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Levin Kim, BA 2017

You're currently working at Harvard's Berkman Klein Center—tell us more about that.

I started working at the Berkman Klein Center during the summer of 2017 on the Youth and Media team, and am now working primarily on the Ethics and Governance of Artificial Intelligence initiative. I mainly focus on projects examining the concept of inclusion in the context of automated technologies, and projects striving to understand how different stakeholders such as policymakers and industry folks are approaching ethics-related issues when it comes to automated technologies. Some highlights over the last year and a half include hosting the Global Symposium on AI and Inclusion in Rio, developing an interactive visualization to accompany a report on AI and human rights, and producing case studies about ethical issues related to the development and use of AI technologies.

Why did you major in WS?

I actually started off my Michigan experience as an art student in the Stamps School of Art & Design. I took Women’s and Gender Studies 240: Intro to Women’s and Gender Studies as an elective the summer before my junior year, as I was starting to think about taking on a Women’s and Gender Studies minor. I loved the class more than I could have imagined, and something clicked—I switched into the Women’s and Gender Studies major at the beginning of my junior year. I was drawn to how the discipline recognizes and gives words to lived experiences within power structures.

What was your favorite WGS course?

I had a lot of memorable classes in the department, so it’s hard to choose. I would say that the two most memorable classes were Women’s and Gender Studies 330: Feminist Thought with Professor Victor Mendoza and a class that was cross listed with Communications and Film, Television, and Media called Race, Gender, and Video Games with Professor Lisa Nakamura. These classes introduced me to a lot of work and thinkers that have been influential in shaping my interests in critical digital studies, gender, and technology. 

How did your time in WGS shape your career goals?

The WGS major gave me the language and first disciplinary home to orient my academic interests around. I’m interested in better understanding the intersection of technology, identities, performance, and sociotechnical structures through research—this intersection has a lot of entry points, and I think the resources that I encountered through the WGS major helped me find my way there. On a more concrete level, Women’s and Gender Studies trained me to pay better attention to the pervasive structures that hold the world together (for better or for worse), and gave me the language to question them. This takeaway is something that I hope to keep with me as I navigate my future career, in whichever form it takes!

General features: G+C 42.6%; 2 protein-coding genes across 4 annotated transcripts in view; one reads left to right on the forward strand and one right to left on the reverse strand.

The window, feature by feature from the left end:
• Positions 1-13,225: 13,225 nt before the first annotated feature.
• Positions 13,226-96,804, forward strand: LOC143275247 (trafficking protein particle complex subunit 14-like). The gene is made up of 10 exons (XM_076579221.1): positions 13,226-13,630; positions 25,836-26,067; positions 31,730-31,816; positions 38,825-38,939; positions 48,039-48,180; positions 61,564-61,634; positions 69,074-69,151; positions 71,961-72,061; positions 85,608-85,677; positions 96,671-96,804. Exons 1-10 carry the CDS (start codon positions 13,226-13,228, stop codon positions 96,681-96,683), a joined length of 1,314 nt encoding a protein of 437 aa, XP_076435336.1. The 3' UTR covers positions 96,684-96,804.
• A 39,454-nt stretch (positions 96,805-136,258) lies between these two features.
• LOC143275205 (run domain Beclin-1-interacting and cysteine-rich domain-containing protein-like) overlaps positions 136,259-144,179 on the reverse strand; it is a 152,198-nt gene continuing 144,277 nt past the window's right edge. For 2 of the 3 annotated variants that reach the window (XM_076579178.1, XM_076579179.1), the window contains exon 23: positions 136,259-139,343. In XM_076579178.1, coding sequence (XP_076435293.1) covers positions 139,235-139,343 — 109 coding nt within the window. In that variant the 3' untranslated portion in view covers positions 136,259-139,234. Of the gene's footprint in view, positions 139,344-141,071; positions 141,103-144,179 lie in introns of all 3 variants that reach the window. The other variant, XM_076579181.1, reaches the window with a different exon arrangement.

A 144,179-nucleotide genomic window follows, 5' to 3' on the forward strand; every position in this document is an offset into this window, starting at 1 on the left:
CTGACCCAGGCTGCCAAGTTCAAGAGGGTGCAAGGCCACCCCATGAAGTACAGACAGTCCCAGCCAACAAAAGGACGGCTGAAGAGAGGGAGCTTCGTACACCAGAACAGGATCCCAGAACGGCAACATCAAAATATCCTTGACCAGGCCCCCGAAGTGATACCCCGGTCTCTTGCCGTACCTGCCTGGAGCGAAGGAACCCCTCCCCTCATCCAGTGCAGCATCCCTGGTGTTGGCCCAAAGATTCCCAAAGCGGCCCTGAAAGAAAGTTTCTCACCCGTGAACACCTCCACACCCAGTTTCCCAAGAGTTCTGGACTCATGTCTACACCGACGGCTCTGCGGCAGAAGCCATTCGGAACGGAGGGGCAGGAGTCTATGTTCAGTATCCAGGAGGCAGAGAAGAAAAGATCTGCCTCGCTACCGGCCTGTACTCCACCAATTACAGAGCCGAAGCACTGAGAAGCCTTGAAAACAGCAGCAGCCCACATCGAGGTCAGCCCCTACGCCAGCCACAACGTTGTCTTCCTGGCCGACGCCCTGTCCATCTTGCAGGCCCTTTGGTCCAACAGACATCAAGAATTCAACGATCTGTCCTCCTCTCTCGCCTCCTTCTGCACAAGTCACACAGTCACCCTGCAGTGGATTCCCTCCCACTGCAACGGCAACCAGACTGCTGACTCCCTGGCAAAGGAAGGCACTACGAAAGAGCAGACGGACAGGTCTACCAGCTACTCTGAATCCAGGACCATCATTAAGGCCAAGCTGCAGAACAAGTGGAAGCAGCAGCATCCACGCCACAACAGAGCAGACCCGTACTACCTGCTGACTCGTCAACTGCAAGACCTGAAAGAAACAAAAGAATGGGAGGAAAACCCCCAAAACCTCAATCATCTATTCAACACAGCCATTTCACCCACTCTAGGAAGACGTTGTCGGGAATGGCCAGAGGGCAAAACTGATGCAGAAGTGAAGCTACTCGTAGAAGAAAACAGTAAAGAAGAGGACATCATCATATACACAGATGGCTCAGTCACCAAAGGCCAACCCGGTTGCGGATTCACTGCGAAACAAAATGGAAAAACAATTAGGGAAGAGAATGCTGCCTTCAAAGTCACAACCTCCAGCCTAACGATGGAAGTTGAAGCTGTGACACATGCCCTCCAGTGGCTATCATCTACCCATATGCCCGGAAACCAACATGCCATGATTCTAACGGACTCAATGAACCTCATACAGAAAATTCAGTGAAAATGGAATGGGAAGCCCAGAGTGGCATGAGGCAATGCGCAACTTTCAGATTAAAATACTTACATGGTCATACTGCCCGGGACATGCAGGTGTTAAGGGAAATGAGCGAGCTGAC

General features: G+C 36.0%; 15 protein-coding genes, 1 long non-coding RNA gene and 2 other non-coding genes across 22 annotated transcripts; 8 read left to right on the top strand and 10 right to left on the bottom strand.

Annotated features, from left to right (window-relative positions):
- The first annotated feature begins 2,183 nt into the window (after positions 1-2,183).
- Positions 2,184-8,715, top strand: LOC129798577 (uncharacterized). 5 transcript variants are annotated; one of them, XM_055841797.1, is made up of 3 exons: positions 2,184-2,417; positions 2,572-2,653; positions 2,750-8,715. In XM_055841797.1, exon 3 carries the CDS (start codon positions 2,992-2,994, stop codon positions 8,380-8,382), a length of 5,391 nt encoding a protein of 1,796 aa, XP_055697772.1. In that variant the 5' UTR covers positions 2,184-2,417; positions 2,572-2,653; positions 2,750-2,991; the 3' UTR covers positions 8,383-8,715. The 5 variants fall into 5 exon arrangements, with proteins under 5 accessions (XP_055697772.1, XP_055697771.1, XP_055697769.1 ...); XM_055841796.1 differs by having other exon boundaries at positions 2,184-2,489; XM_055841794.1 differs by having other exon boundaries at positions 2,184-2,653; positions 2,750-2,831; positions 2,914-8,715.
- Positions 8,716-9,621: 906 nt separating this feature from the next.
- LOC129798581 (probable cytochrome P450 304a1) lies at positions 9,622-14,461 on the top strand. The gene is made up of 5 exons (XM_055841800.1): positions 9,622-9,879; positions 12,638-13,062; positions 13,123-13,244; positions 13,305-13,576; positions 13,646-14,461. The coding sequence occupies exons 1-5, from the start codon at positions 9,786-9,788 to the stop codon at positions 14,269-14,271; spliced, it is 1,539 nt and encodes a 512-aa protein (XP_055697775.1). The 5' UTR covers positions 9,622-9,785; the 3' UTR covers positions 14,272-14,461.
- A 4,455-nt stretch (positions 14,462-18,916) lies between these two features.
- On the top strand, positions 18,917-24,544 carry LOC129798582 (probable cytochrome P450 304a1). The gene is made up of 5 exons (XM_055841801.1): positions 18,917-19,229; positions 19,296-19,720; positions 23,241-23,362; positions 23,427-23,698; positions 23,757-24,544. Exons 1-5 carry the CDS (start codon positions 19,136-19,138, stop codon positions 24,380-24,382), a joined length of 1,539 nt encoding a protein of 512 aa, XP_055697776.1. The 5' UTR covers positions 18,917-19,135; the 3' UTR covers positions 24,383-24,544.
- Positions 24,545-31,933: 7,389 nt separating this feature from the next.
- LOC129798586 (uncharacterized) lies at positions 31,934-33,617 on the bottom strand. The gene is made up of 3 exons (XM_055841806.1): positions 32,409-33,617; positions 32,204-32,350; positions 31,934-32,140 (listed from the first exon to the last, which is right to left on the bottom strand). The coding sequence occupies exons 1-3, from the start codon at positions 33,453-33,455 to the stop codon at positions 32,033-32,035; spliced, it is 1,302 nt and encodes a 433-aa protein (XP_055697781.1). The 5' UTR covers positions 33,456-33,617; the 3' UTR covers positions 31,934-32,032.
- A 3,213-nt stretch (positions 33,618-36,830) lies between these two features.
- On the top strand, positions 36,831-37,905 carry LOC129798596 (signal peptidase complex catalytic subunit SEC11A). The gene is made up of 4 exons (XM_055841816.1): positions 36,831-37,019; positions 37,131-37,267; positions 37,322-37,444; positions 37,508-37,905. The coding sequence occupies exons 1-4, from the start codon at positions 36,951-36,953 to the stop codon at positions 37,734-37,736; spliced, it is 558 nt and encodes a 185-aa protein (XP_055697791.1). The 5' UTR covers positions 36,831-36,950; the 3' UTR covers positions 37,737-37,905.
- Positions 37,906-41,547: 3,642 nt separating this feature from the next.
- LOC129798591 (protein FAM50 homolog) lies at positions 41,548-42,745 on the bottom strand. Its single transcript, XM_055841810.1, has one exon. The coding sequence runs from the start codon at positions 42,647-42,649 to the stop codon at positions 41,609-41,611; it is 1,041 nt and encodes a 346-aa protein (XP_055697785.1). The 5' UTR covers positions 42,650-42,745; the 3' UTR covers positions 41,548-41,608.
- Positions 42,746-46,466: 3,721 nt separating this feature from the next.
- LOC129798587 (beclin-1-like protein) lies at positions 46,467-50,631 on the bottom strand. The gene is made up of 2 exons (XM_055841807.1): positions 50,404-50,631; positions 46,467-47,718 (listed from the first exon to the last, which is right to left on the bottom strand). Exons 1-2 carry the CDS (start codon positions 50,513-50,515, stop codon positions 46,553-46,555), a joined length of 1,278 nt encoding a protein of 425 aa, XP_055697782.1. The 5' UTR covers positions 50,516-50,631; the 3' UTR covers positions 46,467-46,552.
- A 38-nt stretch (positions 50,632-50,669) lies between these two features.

You also studied Drama—how did that intersect with your work in WS?

The drama major gave me an avenue to explore imaginations, and the tools to create speculative narratives. One of the takeaways from Women’s and Gender Studies that resonates strongly with me is the importance of imagining and working towards a better future as a way of exercising agency. Through the drama major, I enjoyed studying how others had built fictional worlds that questioned assumptions the present is built on, and substituted other ways of thinking and being.

Any favorite memories from your time in WGS (or at Michigan in general)?

My Michigan experience was significantly shaped by the community I found during my freshman year in a living-learning community called Living Arts. We put on polar vortex dance parties in the Bursley lounge, hosted a Halloween haunted maze, made an interpretation of a sensory deprivation chamber in one of the dorm rooms… just to name a few highlights.

Any other thoughts or comments?

I loved the interdisciplinary nature of the Women’s and Gender Studies major and department. I think the experience taught me ways to be proactive and effective in identifying how the seemingly different domains I studied at Michigan (women's studies, theater, computer science) can come together in exciting ways. The flexibility of the program and the discipline can seem a bit daunting at the beginning (at least it did for me), but I think learning how to leverage this flexibility as a strength was one of the most important things I gained during my undergraduate experience.